It is clear that all five relevant characteristics of Kant's supersensible realm have been confirmed in quantum physics. This means that science has confirmed the existence of a supersensible realm exactly in the form that Kant postulated it in his metaphysics! The quantum realm is, in fact, Kant's supersensible realm. Although the existence of the soul has not yet come into the range of scientific research, there is no reason why that would not eventually happen [5]. The fact is, however, that this very realm that modernist philosophers and scientists rejected as a pie in the sky, has now been (indirectly) confirmed empirically.

This brings me to a remarkable observation: all the ancients believed in a supersensible realm which was forcefully rejected by modernist science and especially by atheists since it did not conform to their worldview. The ancients were right; the modernist scientists, philosophers and atheists were wrong! The very spiritual realm that Kant conceptualized as the noumenal realm in his philosophy - which in philosophical discussion originated with the view of the mystics in Plato's time - has now been confirmed by science. 


We live in remarkable times! The science of modernist times is dead - and the metaphysical views that were grounded on that science are dead too. Although those who reject the possibility of a spiritual realm do so mainly because they reject the idea of gods (spirits) and especially God, it seems that scientific discovery is not on their side. Scientific research and discovery about what our world is like are consistent with a supersensible - or spiritual - realm.

I freely admit that this essay is restricted in scope and that the issues require more detailed discussion. I have already done this elsewhere [2]. Although atheists could try to argue that the view presented here is merely one alternative to other possible readings of quantum physics, I can say in defence that the basic things that I argue for regarding the supersensible realm (the five characteristics) are indeed widely accepted in scientific and philosophical circles. I argue that science has in fact confirmed Kant's conceptual system which was originally based on the idea of the spiritual realm. I conclude: the spiritual realm (in its most basic formulation) has been confirmed by science.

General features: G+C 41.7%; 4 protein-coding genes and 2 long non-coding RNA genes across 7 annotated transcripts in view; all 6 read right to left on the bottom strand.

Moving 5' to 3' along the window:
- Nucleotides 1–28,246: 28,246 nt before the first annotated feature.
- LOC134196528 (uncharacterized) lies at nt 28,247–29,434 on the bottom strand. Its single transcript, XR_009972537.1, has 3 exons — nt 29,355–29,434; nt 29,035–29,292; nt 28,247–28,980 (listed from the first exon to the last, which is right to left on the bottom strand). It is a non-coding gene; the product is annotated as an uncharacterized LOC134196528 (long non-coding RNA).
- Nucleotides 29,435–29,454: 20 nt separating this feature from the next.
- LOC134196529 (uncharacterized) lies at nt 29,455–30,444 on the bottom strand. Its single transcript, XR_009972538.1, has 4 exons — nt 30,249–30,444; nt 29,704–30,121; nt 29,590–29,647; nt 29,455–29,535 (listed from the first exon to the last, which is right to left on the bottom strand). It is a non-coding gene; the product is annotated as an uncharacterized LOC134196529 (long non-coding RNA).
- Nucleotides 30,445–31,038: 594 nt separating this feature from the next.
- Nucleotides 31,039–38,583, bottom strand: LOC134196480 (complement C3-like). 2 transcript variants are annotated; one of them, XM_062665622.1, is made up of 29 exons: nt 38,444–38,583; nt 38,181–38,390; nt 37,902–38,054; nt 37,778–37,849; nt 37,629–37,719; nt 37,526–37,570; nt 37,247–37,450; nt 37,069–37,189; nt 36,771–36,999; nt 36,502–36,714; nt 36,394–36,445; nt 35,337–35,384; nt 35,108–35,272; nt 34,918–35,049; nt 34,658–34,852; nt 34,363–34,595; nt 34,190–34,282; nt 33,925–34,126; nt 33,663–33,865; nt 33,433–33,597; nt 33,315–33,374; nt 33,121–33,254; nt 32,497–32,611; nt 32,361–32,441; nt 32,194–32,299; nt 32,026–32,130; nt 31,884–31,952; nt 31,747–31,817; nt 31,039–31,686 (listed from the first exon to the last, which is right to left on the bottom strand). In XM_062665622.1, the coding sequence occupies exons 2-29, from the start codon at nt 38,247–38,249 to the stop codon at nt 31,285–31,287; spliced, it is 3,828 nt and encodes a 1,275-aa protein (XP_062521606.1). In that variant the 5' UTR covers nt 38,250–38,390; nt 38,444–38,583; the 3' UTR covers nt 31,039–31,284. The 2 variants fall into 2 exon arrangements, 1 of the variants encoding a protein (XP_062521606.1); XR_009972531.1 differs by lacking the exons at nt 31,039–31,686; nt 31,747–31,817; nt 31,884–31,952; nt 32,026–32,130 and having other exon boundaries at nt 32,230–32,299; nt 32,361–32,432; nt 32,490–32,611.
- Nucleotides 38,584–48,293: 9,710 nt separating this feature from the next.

[1] Interpreters usually think that Kant's idea of the noumenal realm in his first great work, the Critique of Pure Reason, is substantially different from that in the two other Critiques, namely the Critique of Practical Reason and the Critique of the Power of Judgment. I reject that. In my view, Kant held similar views (which did develop over time) throughout his critical period, i.e. in all three Critiques.
[2] McLoud, W. Kant, Noumena and Quantum Physics published in Contemporary Studies in Kantian Philosophy 3 (2018)
[3] Auyang, S. Y. 1995. How is Quantum Field Theory Possible? Oxford: Oxford University.
[4] Redhead, M. 1987. Incompleteness, Nonlocality, and Realism. A prolegomenon to the philosophy of quantum mechanics. Oxford: Wiley-Blackwell.
[5] I plan to argue for the existence of the soul in one of the essays in this series.

Author: Dr Willie Mc Loud (Ref.
The author is a scientist-philosopher (PhD in Physics, MA in Philosophy). He writes on issues of religion, philosophy and science.

Science and God. Part 5. In defence of the soul
Science and God. Part 6: Science and Atheism 
Science and God. Part 7: Science and spiritual intuition
Science and God. Part 8: The Christian and Evolution